Sportfishing at its Finest...in a Bay Boat
Meat. Must have meat. This is the feeling and the way of thinking for many if not most of the anglers coming down to the Florida Keys. Whether they’re bringing they’re own boat or getting on a charter boat, loading the box full of fish to lay on the dock when they get back is what determines a good day. This time of year it usually is all about dolphin (mahi). With dolphin, it can be very easy some days to put a full limit of schoolies in the fish box. They seem to be all over and usually attack anything that moves. The limit is 10 fish per person. Put six anglers on a boat and you have an obscene amount of fish. Don’t get me wrong... I like to eat fish, but lets face it, fish really is not nearly as good once it’s frozen. It develops a fishy taste and fish is not supposed to be fishy. That flavor only comes when it’s old or previously frozen. Of those 60 dolphin that could be kept with six people on the boat, maybe five could be eaten that night and that would be a BIG meal.
Most of the remainder would eventually be frozen. Before these dolphin are frozen, they must be filleted. That will take HOURS! Even 20 schoolies takes quite awhile. There is another way...keep a few for a couple nights of dinners and release the rest. I know... releasing legal dolphin just sounds crazy. It certainly is not the norm especially with larger fish, but on a recent trip I had the opportunity to give it a try.
Capt. Marlin Scott and I arrived at Blane Woodfin’s house in Big Torch Key one morning at the beginning of June. He had just purchased a brand new 24ft Seahunter Bay Boat. The goal of the day was to make sure his gear and new boat were set up and ready for offshore fishing. Blane is an avid and skilled fly fisherman and fishes the backcountry areas quite often along with the oceanside flats for tarpon.
With all of the schoolie dolphin and large weed mats offshore, we decided that we would target them with a fly rod. We loaded up our trolling rods and a teaser so we could hook up schoolies and keep them around so Blane could have the chance to throw in a fly. The winds were east to southeast at 10-15 knots. Offshore we were in 2 to 3 ft seas with an occasional 4 and the Seahunter handled it beautifully. We passed up the first few lines as most of the fish we had been getting into lately were out in about 500 feet. Once at this depth Capt. Marlin decided to lay out our baits and we continued our way south. The current had picked up, making it a bit rough so going slow was a good idea.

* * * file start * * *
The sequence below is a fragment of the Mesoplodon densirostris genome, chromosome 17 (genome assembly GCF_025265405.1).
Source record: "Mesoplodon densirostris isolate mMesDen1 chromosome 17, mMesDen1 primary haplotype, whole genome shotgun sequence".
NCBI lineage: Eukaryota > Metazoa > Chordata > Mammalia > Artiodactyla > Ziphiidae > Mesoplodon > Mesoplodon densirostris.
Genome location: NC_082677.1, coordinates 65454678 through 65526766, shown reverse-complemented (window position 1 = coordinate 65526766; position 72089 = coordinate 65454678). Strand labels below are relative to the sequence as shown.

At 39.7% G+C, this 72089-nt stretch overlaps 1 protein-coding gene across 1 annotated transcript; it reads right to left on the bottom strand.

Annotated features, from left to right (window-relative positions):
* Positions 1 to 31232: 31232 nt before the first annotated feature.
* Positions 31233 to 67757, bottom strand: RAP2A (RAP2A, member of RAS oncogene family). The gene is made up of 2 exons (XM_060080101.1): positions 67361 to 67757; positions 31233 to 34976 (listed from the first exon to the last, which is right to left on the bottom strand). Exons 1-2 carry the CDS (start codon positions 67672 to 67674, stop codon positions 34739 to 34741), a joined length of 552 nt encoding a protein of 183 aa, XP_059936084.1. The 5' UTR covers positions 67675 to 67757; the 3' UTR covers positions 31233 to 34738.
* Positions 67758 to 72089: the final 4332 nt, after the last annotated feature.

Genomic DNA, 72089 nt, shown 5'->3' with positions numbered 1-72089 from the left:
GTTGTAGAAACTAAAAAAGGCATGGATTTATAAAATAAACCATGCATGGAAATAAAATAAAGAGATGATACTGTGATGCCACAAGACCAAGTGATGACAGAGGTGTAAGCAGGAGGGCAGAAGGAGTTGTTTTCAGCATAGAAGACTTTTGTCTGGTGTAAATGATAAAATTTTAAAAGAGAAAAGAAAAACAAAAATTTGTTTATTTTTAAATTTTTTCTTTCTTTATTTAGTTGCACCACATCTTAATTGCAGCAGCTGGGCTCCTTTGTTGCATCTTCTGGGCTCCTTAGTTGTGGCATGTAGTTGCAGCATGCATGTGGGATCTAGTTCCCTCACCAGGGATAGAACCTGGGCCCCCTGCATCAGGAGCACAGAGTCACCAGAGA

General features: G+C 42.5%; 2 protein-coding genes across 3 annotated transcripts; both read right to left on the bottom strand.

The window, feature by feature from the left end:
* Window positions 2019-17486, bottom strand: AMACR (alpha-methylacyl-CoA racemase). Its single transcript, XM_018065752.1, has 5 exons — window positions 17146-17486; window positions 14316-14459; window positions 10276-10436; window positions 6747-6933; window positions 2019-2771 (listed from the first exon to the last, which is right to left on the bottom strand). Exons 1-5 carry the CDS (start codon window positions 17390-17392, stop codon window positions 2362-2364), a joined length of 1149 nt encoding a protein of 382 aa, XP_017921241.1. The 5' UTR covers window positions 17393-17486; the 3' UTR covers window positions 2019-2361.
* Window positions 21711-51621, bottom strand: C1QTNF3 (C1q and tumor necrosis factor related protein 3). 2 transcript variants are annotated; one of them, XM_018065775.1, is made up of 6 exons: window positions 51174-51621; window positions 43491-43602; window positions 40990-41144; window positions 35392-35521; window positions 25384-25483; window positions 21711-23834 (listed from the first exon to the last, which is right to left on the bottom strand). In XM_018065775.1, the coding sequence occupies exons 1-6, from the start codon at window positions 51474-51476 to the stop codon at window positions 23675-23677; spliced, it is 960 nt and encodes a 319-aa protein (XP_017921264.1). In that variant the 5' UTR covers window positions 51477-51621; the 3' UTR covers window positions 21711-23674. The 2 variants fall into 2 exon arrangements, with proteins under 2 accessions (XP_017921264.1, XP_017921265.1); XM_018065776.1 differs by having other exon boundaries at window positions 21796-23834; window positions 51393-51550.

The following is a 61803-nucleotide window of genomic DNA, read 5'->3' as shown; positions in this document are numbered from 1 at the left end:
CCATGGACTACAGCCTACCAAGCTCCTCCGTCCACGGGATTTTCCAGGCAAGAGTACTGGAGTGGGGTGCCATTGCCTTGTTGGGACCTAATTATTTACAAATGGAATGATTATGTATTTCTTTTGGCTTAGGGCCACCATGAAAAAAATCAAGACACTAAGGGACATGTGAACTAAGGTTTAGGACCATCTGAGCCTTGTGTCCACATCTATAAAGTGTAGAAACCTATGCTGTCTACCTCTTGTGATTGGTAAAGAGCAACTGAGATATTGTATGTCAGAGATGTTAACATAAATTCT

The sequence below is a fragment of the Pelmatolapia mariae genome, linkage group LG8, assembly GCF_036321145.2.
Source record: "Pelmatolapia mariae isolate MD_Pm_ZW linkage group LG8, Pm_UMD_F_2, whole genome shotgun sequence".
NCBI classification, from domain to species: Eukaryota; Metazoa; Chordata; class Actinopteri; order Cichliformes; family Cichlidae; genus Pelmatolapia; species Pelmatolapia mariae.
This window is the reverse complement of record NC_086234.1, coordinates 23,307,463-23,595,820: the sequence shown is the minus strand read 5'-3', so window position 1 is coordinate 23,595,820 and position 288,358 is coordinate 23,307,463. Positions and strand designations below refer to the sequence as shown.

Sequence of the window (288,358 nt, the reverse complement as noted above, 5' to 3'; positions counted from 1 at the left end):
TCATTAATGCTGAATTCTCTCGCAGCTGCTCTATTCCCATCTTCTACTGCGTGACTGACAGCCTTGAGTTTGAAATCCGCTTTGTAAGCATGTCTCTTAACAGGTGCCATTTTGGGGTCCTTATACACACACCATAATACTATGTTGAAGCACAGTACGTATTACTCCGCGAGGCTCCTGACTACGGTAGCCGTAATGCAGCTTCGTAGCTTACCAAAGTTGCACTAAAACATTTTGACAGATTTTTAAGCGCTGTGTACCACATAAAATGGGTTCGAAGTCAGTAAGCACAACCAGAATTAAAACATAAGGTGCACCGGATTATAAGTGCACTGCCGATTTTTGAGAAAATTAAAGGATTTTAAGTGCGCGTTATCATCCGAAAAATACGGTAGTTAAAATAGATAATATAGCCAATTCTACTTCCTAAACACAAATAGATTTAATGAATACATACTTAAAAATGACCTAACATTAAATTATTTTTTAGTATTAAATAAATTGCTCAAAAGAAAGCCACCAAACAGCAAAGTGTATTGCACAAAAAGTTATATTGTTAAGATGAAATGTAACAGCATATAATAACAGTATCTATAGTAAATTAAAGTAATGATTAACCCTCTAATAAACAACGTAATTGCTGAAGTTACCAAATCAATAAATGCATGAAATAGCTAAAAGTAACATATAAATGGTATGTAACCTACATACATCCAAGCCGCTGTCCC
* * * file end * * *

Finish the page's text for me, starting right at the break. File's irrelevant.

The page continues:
I had just finished putting out the first Billy Bait when WHAM it got smashed! I looked back and saw white water as the fish threw its head from side to side trying to shake the lure and then she jumped. Nice 20 lb. cow dolphin. Blane fought the fish and when she was about half way in, the question came up.... “How much fish do you want?” He really only wanted enough for one night and this fish clearly had a lot more meat than that. Then question number two came up “ Do you want to release this fish?” “Yes!”
Well this certainly would be a first for me. I don’t think I’ve ever released a 20 lb. dolphin and I definitely have never tried to get one in the boat without the gaff.Once the fish came to the side of the boat, I grabbed the leader and positioned her so I could reach down and grab the tail. This took a few attempts and then with the first touch on her tail she kicked off for another run. I figured that would happen. She came back up and I gave it another try. Success! Once I had a hold of the tail she really didn’t fight much at all. I slid my other hand under her belly and pulled her in for a picture. The hook was pulled out and as soon as she was back in the water she kicked off without a second thought. This was a new feeling for me, for all three of us I think. Being able to catch that fish and then successfully release her knowing that 99% of the fishing population would have gone for the gaff... it just felt good. I will gaff big dolphin in the future, I know that, but I hope that I’ll get to release some too.
We finished off the day by doing what we had planned on doing in the first place. The weeds bunched up around noon and allowed us to get the schoolies behind the boat. Blane caught a number on fly with two of them coming home for dinner that night. Truly sportfishing at its finest.
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